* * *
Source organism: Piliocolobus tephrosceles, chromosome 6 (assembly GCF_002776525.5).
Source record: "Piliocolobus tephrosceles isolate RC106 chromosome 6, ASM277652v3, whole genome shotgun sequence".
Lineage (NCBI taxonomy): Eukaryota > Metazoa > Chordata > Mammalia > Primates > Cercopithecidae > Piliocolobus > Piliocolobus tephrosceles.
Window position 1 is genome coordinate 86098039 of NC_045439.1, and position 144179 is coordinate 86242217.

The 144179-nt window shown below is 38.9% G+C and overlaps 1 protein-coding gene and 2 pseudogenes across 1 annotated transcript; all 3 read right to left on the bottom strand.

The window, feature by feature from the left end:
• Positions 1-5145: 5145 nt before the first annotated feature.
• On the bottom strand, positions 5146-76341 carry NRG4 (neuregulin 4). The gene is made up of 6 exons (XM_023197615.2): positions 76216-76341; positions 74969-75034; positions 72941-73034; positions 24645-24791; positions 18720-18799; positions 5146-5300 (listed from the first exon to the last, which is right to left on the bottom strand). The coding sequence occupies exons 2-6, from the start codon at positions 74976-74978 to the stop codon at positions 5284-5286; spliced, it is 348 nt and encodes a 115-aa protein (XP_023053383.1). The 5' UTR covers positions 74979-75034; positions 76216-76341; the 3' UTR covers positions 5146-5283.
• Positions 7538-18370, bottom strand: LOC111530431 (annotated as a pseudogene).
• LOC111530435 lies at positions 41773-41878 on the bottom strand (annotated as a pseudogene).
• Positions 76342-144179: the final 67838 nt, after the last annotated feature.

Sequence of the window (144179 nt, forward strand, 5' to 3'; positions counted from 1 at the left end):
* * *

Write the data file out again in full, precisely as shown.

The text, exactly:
Source organism: Piliocolobus tephrosceles, chromosome 6 (assembly GCF_002776525.5).
Source record: "Piliocolobus tephrosceles isolate RC106 chromosome 6, ASM277652v3, whole genome shotgun sequence".
Lineage (NCBI taxonomy): Eukaryota > Metazoa > Chordata > Mammalia > Primates > Cercopithecidae > Piliocolobus > Piliocolobus tephrosceles.
Window position 1 is genome coordinate 86098039 of NC_045439.1, and position 144179 is coordinate 86242217.

The 144179-nt window shown below is 38.9% G+C and overlaps 1 protein-coding gene and 2 pseudogenes across 1 annotated transcript; all 3 read right to left on the bottom strand.

The window, feature by feature from the left end:
• Positions 1-5145: 5145 nt before the first annotated feature.
• On the bottom strand, positions 5146-76341 carry NRG4 (neuregulin 4). The gene is made up of 6 exons (XM_023197615.2): positions 76216-76341; positions 74969-75034; positions 72941-73034; positions 24645-24791; positions 18720-18799; positions 5146-5300 (listed from the first exon to the last, which is right to left on the bottom strand). The coding sequence occupies exons 2-6, from the start codon at positions 74976-74978 to the stop codon at positions 5284-5286; spliced, it is 348 nt and encodes a 115-aa protein (XP_023053383.1). The 5' UTR covers positions 74979-75034; positions 76216-76341; the 3' UTR covers positions 5146-5283.
• Positions 7538-18370, bottom strand: LOC111530431 (annotated as a pseudogene).
• LOC111530435 lies at positions 41773-41878 on the bottom strand (annotated as a pseudogene).
• Positions 76342-144179: the final 67838 nt, after the last annotated feature.

Sequence of the window (144179 nt, forward strand, 5' to 3'; positions counted from 1 at the left end):